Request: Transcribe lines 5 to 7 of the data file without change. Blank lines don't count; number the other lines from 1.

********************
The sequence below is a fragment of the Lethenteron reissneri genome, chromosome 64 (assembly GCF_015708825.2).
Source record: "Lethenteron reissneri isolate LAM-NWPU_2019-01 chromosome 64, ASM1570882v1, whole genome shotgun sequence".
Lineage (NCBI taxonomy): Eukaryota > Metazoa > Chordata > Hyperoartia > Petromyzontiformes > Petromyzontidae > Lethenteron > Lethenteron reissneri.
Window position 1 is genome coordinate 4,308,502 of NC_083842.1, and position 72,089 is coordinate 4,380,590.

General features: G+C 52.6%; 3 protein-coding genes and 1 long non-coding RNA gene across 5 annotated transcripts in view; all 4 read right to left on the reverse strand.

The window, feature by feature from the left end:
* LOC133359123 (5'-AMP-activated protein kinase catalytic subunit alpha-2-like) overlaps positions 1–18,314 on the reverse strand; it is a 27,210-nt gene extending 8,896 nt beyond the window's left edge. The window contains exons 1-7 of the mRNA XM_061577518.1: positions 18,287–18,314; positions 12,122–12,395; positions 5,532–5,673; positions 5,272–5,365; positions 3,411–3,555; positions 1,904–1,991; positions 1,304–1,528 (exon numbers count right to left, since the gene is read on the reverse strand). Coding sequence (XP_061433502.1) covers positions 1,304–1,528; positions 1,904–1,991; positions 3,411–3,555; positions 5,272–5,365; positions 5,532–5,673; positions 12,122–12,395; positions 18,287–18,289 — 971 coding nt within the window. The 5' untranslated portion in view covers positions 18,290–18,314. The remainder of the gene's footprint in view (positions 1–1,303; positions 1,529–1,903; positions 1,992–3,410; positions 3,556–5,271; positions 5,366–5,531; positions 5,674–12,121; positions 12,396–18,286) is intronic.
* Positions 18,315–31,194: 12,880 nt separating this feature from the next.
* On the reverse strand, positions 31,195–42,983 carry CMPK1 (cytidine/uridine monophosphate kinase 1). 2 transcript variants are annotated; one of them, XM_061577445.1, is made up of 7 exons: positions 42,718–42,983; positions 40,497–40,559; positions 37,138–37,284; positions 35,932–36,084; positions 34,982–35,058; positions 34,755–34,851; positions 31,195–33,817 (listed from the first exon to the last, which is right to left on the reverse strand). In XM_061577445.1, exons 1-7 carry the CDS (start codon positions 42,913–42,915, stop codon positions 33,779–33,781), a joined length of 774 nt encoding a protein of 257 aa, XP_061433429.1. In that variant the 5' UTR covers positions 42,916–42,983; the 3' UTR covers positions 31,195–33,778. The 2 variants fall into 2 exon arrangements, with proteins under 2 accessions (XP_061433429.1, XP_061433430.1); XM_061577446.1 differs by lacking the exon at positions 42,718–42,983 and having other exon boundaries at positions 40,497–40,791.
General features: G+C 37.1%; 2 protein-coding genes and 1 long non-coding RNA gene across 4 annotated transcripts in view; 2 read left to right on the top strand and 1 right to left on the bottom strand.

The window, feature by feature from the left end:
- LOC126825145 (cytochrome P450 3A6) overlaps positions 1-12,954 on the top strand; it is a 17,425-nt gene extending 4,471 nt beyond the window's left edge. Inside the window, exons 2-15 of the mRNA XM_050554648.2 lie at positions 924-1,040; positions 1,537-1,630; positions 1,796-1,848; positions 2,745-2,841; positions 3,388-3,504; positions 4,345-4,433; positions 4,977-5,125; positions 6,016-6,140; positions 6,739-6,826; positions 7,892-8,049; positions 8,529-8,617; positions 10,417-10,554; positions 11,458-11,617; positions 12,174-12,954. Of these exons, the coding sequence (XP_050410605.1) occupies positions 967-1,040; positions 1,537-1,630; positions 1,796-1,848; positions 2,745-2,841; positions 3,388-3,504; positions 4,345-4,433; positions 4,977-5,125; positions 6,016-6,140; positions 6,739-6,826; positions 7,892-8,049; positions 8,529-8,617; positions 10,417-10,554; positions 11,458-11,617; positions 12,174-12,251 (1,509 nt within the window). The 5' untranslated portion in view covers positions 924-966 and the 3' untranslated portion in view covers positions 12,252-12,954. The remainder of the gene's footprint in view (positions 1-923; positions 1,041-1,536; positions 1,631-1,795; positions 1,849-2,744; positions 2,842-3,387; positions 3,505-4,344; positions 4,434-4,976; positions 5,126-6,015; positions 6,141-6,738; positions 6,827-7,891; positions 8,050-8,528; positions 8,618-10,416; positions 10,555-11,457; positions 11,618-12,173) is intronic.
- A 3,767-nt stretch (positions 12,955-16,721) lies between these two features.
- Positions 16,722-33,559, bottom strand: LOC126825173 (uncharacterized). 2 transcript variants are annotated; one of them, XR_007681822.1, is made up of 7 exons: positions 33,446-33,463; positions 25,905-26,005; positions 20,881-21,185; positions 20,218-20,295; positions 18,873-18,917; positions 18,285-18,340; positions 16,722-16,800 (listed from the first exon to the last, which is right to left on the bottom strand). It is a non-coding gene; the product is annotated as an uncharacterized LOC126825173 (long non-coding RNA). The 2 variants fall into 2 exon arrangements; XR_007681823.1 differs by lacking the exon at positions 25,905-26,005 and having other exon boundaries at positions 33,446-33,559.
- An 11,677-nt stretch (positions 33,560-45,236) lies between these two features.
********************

General features: G+C 52.6%; 3 protein-coding genes and 1 long non-coding RNA gene across 5 annotated transcripts in view; all 4 read right to left on the reverse strand.

The window, feature by feature from the left end:
* LOC133359123 (5'-AMP-activated protein kinase catalytic subunit alpha-2-like) overlaps positions 1–18,314 on the reverse strand; it is a 27,210-nt gene extending 8,896 nt beyond the window's left edge. The window contains exons 1-7 of the mRNA XM_061577518.1: positions 18,287–18,314; positions 12,122–12,395; positions 5,532–5,673; positions 5,272–5,365; positions 3,411–3,555; positions 1,904–1,991; positions 1,304–1,528 (exon numbers count right to left, since the gene is read on the reverse strand). Coding sequence (XP_061433502.1) covers positions 1,304–1,528; positions 1,904–1,991; positions 3,411–3,555; positions 5,272–5,365; positions 5,532–5,673; positions 12,122–12,395; positions 18,287–18,289 — 971 coding nt within the window. The 5' untranslated portion in view covers positions 18,290–18,314. The remainder of the gene's footprint in view (positions 1–1,303; positions 1,529–1,903; positions 1,992–3,410; positions 3,556–5,271; positions 5,366–5,531; positions 5,674–12,121; positions 12,396–18,286) is intronic.